Your local radio station and TV news channel will deliver regular up-to-date weather reports and emergency details about disasters such as hurricanes.
Updates can also be found on social media, like Twitter or Facebook. City and state officials will often have social media accounts through which they provide notifications to the public.
Be sure to follow any advisories given by local authorities, such as evacuation or stay-at-home orders. Such notices are usually put in place for the safety of everyone, and violating them is done at your own risk.
Remember: A hurricane warning means that a hurricane is already taking place and is heading toward you. A hurricane watch means that a hurricane is only a possibility, and you should be alert.
Have an Emergency Plan
Having an emergency plan in place is vital to the safety of you and your household.
Your emergency plan should include a safe evacuation strategy, a method for securing your household and property, and having enough supplies at home to keep you going through the storm.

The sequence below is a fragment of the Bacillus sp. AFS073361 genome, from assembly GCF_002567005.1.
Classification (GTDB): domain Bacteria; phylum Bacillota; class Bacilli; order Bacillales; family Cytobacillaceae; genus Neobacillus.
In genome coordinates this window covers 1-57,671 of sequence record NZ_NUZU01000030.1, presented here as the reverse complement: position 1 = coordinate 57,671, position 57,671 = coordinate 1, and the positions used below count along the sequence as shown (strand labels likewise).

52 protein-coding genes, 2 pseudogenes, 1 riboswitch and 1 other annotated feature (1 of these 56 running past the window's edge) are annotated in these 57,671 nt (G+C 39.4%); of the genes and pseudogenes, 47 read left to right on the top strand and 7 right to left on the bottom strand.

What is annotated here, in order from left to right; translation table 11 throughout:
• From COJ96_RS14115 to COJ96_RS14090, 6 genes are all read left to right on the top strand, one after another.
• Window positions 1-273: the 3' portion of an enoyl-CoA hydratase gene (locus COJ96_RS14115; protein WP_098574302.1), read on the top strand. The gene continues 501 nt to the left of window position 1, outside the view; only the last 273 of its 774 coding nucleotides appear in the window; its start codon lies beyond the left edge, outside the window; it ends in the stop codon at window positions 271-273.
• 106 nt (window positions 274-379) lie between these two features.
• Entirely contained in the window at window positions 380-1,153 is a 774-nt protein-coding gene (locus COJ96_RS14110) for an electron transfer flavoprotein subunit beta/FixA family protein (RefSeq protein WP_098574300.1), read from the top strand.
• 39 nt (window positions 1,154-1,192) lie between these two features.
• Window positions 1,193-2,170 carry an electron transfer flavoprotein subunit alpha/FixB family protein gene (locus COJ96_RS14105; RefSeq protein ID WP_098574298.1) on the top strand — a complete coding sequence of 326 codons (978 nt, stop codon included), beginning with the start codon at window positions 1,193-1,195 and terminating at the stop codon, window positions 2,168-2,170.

Some things to keep on hand are non-perishable food items, bottled water, spare blankets, flashlights, batteries, a first-aid kit, and a back-up generator. You should also keep a supply of any medications you take regularly, as you may not be able to access a pharmacy for a while.
If all goes well, you might be able to ride out the storm at home, but in case things don’t go to plan, be prepared to leave at a moment’s notice.
Best Practices During a Storm
Any tropical storm — big or small — should be taken seriously. Hurricanes can be slight or devastating, but either way, they are no laughing matter. Flooding and heavy rain claim lives and damage homes, so it’s important to act quickly and carefully in the face of a storm.
Batten Down the Hatches
The first thing you should do when you hear the news on the radio that a hurricane is coming your way is to secure everything on your property that could be blown away or torn up by a strong wind or rain.